That Dan Brown’s The Da Vinci Code has become a worldwide phenomenon attests to the worldwide yearning for a better truth than the one we have. Even for pulp, the book is poorly written. Its “facts” are all fiction; its “puzzles,” particularly the one about the Pope, the knight, and the missing orb, are simple enough to be solved by anybody (or maybe that’s the point); its protagonist, the Harvard professor of a non-existent discipline, is insufferable with his incessant “Most people don’t know that . . . ” Accommodating just two female characters, the Sex Object and the Wise Grandma, it hardly lives up to its own ideal of the “sacred feminine,” and Brown somehow forgot to tell us that the Mona Lisa is really Mary Magdalene. Yet The Da Vinci Code has sold 50 million copies.
Inevitably, the movie. After all, Professor Brown, er, Langdon is described as “Harrison Ford in tweed.” No Harrison in this film, however. It can’t have been his age (63) — Hollywood men are never too old for a part. (Hollywood’s sacred females are another matter.) Instead we get rugged, professorial Tom Hanks as Langdon and cryptologist look-alike Audrey Tautou as Sophie Neveu, not exactly the Cary Grant and Audrey Hepburn who lit up another mystery set in the City of Light, the 1963 film Charade. And Ron Howard, despite his Oscar for A Beautiful Mind, hasn’t appeared on many Greatest Filmmaker lists. Yes, a movie Da Vinci Code that ditched the sophomoric sermonizing to focus on plot and character could go farther than just the nearest Swiss bank. But how do you make a thriller thrilling when everyone knows the story? Or puzzles puzzling when everybody’s solved them?
The solution isn’t anywhere near Isaac Newton’s tomb — it would have to be in the way Langdon and Sophie re-create the love that Brown posits between Jesus and Mary Magdalene. And they don’t. Hanks’s long hair and dissipated physique mark him as a Harvard hipster; the only lines he delivers with any spontaneity and conviction are the ones that don’t come out of the book (like the “balloon animals” remark when he initiates Sophie into the symbols for male and female), and he orbits around Tautou as if Langdon knew all along that Sophie is the last living descendant of Jesus. Or maybe Howard has gone PC on us by deciding that a 49-year-old man shouldn’t be sparking a 29-year-old woman. Serious about her role and a little stiff in it, Tautou throws the odd winning glance Hanks’s way, but he’s too busy tracking down the Eternal Feminine to notice that it’s right in front of him.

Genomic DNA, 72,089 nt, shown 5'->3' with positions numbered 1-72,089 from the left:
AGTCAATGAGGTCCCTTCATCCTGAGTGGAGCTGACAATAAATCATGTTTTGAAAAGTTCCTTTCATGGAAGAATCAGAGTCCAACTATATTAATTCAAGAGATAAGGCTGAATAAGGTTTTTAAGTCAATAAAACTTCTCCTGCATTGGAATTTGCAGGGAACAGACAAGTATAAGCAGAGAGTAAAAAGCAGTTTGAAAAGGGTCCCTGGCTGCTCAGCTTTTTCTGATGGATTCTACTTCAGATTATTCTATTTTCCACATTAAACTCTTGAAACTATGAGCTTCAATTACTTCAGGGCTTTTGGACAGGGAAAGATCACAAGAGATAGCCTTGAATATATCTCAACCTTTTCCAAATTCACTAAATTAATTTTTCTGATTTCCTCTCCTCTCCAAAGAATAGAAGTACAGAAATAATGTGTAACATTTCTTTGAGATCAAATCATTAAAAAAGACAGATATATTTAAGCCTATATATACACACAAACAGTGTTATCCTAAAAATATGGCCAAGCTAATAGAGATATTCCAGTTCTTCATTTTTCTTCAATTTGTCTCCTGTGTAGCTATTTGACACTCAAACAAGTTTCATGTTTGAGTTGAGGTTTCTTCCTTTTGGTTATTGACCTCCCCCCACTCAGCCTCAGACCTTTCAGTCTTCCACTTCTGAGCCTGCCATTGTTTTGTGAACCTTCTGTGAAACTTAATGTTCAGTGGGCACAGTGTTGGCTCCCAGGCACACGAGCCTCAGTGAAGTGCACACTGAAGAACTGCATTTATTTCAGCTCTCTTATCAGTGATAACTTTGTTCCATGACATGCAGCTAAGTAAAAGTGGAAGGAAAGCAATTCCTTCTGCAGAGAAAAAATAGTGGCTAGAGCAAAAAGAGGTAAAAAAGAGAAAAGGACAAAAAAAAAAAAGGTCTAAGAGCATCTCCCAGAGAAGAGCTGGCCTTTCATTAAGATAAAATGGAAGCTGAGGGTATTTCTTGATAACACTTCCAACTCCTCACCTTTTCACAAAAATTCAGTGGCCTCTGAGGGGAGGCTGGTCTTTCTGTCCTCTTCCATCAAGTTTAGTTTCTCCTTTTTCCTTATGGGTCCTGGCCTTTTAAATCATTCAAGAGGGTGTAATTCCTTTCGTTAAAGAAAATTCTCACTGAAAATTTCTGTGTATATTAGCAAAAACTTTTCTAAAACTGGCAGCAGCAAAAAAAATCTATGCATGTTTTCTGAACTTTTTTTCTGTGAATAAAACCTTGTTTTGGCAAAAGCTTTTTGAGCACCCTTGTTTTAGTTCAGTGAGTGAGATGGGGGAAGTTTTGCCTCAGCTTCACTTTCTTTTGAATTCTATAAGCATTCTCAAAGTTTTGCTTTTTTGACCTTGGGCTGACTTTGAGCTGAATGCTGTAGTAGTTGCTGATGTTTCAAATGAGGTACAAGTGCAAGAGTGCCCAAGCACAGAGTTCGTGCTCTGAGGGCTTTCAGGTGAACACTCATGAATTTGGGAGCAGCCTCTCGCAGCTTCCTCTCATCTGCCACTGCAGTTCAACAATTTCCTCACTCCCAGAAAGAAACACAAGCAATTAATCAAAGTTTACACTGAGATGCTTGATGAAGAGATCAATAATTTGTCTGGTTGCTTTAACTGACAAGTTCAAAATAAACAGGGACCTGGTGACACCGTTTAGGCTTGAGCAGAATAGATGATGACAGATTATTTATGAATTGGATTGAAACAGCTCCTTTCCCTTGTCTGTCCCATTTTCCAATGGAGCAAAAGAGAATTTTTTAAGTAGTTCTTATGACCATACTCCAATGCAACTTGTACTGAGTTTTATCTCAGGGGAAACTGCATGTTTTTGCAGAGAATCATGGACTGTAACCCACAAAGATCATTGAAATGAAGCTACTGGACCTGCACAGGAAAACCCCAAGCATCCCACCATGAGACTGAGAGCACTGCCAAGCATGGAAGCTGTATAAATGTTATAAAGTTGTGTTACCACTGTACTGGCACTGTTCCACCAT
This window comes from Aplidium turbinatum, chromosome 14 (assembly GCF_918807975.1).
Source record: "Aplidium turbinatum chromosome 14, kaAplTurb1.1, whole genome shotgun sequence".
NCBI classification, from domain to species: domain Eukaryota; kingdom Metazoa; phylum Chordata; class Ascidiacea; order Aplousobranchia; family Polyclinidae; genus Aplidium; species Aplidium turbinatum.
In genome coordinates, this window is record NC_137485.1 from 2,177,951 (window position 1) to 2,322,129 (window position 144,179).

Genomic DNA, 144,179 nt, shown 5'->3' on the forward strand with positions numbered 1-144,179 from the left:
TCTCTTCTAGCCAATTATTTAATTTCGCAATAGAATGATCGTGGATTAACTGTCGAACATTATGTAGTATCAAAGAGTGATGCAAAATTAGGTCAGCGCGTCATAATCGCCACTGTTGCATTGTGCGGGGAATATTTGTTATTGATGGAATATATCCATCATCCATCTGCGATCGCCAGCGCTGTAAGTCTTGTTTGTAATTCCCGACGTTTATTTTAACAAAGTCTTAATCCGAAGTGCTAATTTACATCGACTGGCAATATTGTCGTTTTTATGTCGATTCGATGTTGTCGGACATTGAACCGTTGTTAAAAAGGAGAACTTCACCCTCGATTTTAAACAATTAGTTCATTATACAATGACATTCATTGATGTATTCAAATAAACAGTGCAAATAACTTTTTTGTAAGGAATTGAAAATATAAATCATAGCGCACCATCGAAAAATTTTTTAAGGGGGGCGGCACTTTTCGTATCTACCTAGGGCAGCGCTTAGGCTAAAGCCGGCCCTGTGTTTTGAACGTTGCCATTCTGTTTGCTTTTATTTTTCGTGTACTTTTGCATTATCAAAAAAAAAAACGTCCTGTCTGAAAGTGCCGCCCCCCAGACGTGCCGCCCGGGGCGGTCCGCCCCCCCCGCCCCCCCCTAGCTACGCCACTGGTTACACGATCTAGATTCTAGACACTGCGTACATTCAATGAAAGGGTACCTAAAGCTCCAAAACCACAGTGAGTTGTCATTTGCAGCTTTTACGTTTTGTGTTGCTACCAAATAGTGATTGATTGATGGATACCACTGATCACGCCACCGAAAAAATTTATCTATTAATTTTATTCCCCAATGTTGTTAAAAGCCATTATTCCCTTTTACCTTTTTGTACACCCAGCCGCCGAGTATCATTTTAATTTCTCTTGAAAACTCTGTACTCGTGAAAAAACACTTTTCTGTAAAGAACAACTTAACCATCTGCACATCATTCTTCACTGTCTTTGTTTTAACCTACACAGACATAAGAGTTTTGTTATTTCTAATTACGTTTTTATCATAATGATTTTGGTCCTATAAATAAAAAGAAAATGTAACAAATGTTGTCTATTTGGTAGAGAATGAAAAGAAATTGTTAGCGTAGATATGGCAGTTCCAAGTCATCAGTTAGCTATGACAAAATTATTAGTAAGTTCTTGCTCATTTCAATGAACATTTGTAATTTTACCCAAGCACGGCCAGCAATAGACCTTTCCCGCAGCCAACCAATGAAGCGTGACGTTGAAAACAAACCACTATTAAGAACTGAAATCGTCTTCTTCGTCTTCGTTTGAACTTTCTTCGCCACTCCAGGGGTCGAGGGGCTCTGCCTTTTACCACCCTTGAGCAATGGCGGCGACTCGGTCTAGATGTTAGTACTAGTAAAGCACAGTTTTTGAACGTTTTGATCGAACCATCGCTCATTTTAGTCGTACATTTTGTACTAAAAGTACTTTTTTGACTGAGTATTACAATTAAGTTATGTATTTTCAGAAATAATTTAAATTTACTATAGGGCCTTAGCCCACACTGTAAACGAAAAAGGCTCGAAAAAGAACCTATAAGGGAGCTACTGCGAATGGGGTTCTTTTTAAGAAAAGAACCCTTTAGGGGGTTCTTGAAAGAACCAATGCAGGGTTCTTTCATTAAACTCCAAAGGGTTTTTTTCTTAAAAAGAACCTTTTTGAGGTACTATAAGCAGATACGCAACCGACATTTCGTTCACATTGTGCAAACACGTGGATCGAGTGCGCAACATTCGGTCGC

What’s left is 454 pages crammed into 149 minutes — which means the plot is even more confusing. Howard has wisely reduced the two cryptexes to one; Bézu Fache has an affiliation that’s not mentioned in the book, there are changes in the character of Vernet and the relationship of Opus Dei and the Vatican, and Sophie throws in some 007-like pyrotechnics behind the wheel of her SmartCar. The movie also attempts to placate Christians by having Langdon challenge Leigh Teabing’s more ridiculous notions, but Howard and Hanks make a wimpy job of it, particularly since we’ve just seen lurid flashbacks of Templars and witches being burned by the Church that would make Cecil B. DeMille blush. Ian McKellen overplays and undercuts Sir Leigh, enjoying himself while Hanks and Tautou stand around looking glum; it makes you wonder what Bill Murray — with a different director — might have done as Langdon. (Or Ethan Hawke with Julie Delpy . . . ) Paul Bettany’s Silas and Alfred Molina’s Aringarosa go the caricature route, having no scope to do anything else; Jean Reno hints at a more complex Bézu Fache. Hans Zimmer’s score is by turns suspense-lite, romantic-lite, devotional-lite. Hanks finds himself at the very end, when he kneels before the Louvre’s Inverse Pyramid and Brown’s clever concluding conceit is revealed, but if The Da Vinci Code had any truth in it, Langdon would have knelt before Sophie. Bogus book, bogus movie.